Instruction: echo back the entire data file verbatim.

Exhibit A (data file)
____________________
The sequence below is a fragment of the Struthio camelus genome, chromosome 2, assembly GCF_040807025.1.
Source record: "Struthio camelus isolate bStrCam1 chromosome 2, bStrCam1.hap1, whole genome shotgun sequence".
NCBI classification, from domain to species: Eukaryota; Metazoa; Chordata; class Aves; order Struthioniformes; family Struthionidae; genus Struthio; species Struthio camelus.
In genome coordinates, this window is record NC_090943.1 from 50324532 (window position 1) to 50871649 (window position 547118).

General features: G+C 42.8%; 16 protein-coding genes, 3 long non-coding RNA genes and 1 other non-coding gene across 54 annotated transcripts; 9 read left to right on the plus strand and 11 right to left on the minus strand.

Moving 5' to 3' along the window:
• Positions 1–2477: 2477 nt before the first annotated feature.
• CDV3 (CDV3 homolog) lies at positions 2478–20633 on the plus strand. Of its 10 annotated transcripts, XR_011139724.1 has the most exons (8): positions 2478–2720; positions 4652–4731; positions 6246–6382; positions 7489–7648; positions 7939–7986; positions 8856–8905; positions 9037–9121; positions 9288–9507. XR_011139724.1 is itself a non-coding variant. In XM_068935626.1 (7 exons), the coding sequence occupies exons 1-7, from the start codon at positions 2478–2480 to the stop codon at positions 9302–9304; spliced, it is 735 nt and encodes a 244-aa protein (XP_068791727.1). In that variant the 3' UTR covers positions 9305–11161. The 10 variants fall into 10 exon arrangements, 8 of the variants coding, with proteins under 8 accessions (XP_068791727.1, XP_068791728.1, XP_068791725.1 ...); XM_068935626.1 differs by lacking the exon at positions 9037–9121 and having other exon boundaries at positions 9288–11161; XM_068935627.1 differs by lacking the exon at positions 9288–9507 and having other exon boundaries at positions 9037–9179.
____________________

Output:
The sequence below is a fragment of the Struthio camelus genome, chromosome 2, assembly GCF_040807025.1.
Source record: "Struthio camelus isolate bStrCam1 chromosome 2, bStrCam1.hap1, whole genome shotgun sequence".
NCBI classification, from domain to species: Eukaryota; Metazoa; Chordata; class Aves; order Struthioniformes; family Struthionidae; genus Struthio; species Struthio camelus.
In genome coordinates, this window is record NC_090943.1 from 50324532 (window position 1) to 50871649 (window position 547118).

General features: G+C 42.8%; 16 protein-coding genes, 3 long non-coding RNA genes and 1 other non-coding gene across 54 annotated transcripts; 9 read left to right on the plus strand and 11 right to left on the minus strand.

Moving 5' to 3' along the window:
• Positions 1–2477: 2477 nt before the first annotated feature.
• CDV3 (CDV3 homolog) lies at positions 2478–20633 on the plus strand. Of its 10 annotated transcripts, XR_011139724.1 has the most exons (8): positions 2478–2720; positions 4652–4731; positions 6246–6382; positions 7489–7648; positions 7939–7986; positions 8856–8905; positions 9037–9121; positions 9288–9507. XR_011139724.1 is itself a non-coding variant. In XM_068935626.1 (7 exons), the coding sequence occupies exons 1-7, from the start codon at positions 2478–2480 to the stop codon at positions 9302–9304; spliced, it is 735 nt and encodes a 244-aa protein (XP_068791727.1). In that variant the 3' UTR covers positions 9305–11161. The 10 variants fall into 10 exon arrangements, 8 of the variants coding, with proteins under 8 accessions (XP_068791727.1, XP_068791728.1, XP_068791725.1 ...); XM_068935626.1 differs by lacking the exon at positions 9037–9121 and having other exon boundaries at positions 9288–11161; XM_068935627.1 differs by lacking the exon at positions 9288–9507 and having other exon boundaries at positions 9037–9179.